Amnesty International
FOR IMMEDIATE RELEASE
AUGUST 24, 2005
3:02 PM

CONTACT: Amnesty International
Devon Haynie, 202-544-0200 ext. 302

 
Amnesty International Welcomes Pro-Human Rights Resolutions Adopted By Blacks In Government Calling for Suspending TASER Use, Abolishing the Death Penalty, Ending Racial Profiling, and Taking Action in Sudan
 
WASHINGTON - August 24 - Today Amnesty International USA (AIUSA) announced that Blacks in Government (BIG) has passed several pro-human rights resolutions, which included calling for the suspended use of TASERs pending a rigorous medical investigation, abolishing the death penalty and ending racial profiling. BIG's national delegates, who represent 10,000 African Americans employed by federal, state and local governments, made a special effort to address human rights issues during its 27th annual meeting held in Orlando, FL. AIUSA Board Member and BIG National First Vice President Matthew Fogg spearheaded the effort by introducing six resolutions that the delegates adopted.

"By passing these resolutions, BIG declared its belief that human rights principles should be at the cornerstone of every government policy," said Fogg. "Now that Amnesty International and BIG are united in achieving these goals, the call to stop inhumane, degrading practices inside U.S. borders will be harder to ignore."

The BIG resolutions, which all passed unanimously, also included calls to revise the U.S. Patriot Act and improve the human rights crisis in Sudan.

"BIG is proud to align its objectives with an organization like Amnesty International USA, an ally in the fight for domestic human rights and equal opportunity," said Darlene Young, National President of Blacks in Government. "Now, our more than 10,000 members will join Amnesty International's calls for an end to racial profiling, the death penalty and a number of other inhumane practices that erode our country's respect for equality, diversity, and human rights standards."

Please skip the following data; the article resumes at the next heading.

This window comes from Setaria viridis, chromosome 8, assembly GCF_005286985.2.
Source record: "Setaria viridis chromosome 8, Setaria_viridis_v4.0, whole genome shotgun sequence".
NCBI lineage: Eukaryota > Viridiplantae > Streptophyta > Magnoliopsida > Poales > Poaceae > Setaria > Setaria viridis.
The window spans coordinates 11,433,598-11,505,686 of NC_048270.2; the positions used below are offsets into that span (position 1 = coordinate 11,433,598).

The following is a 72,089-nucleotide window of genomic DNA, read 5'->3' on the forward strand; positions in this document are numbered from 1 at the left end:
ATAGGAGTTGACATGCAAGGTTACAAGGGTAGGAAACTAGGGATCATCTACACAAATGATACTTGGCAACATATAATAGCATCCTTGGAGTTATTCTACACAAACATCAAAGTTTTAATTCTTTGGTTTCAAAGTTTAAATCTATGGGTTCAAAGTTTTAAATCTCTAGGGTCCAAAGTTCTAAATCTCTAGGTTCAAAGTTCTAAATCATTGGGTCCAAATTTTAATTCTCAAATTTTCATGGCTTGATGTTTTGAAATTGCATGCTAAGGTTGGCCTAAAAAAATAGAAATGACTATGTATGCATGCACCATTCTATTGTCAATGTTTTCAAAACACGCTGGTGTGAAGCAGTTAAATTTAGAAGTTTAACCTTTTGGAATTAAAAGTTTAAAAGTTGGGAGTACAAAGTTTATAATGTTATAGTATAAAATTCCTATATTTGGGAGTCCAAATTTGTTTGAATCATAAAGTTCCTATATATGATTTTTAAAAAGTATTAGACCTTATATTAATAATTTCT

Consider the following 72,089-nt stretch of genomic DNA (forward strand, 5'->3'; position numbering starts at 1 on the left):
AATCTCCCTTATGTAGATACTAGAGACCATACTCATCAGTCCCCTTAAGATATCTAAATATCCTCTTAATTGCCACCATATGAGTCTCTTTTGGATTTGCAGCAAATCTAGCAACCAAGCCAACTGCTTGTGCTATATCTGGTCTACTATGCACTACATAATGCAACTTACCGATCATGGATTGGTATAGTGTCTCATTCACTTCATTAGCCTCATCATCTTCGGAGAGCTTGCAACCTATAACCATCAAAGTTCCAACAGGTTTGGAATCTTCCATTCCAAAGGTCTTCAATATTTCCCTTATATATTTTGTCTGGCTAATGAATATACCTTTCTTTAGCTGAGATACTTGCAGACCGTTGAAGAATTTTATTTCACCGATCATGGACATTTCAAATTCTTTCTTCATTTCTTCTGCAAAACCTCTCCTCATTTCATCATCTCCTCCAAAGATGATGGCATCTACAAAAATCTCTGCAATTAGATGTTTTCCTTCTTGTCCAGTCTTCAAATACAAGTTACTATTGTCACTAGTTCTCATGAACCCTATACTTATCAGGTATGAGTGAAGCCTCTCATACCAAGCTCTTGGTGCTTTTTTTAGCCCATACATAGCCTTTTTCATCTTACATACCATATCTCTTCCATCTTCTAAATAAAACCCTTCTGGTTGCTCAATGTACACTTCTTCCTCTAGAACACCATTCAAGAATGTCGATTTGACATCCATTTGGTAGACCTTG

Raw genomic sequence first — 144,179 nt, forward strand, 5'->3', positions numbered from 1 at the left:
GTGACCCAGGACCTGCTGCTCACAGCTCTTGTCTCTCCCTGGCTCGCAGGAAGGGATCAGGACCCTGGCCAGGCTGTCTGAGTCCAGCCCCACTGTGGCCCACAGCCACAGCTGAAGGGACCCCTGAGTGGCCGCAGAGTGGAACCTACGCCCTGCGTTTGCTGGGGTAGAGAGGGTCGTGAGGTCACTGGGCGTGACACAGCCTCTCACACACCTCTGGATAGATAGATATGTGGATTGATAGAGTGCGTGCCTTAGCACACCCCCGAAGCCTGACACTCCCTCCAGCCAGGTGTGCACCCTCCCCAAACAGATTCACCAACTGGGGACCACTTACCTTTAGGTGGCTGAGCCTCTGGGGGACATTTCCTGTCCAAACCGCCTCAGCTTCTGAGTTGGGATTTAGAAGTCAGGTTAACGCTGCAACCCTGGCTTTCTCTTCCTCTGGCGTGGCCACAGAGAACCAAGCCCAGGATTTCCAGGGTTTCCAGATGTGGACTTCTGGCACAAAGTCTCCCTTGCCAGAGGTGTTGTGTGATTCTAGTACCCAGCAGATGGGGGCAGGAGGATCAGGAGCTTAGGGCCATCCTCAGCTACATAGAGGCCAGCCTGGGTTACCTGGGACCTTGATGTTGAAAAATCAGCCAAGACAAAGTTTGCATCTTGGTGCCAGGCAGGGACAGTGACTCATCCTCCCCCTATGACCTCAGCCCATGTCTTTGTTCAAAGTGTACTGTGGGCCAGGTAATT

Citing concerns about the growing number of deaths following TASER use and the potential for the electro-shock weapons to be abused, BIG passed a resolution supporting Amnesty International's call to suspend the use of TASERs pending a comprehensive, impartial medical inquiry.

In BIG's resolution addressing capital punishment, the organization joined Amnesty International in calling for an immediate moratorium on the practice, which it called "cruel and racially biased." On Monday, August 22, BIG and Amnesty International met with Maryland State's Attorney Glenn Ivey and Maryland Citizens Against State Executions to discuss their concerns about the death penalty.

Amnesty International also welcomes the passage of BIG's resolution calling for extensive revision to the Patriot Act. BIG is concerned about the erosion of civil liberties and unchecked government power codified by this legislation.

BIG delegates found information about the highly pervasive nature of racial profiling, documented in a September 2004 AIUSA report, extremely compelling. Based on the report's findings and other statistics, BIG delegates passed a resolution that calls for an end to this practice.

In response to the human rights catastrophe in Sudan, BIG passed a resolution stating that the "United States should divest its public pension funds from U.S. companies and from foreign companies doing business in and with the government of Sudan." As of September 2004, at least 2.2. million people had been affected by violence in Sudan; 50,000 had died; 1.4 million had been displaced and thousands of women had been raped.

BIG is a national organization that was founded in 1975.

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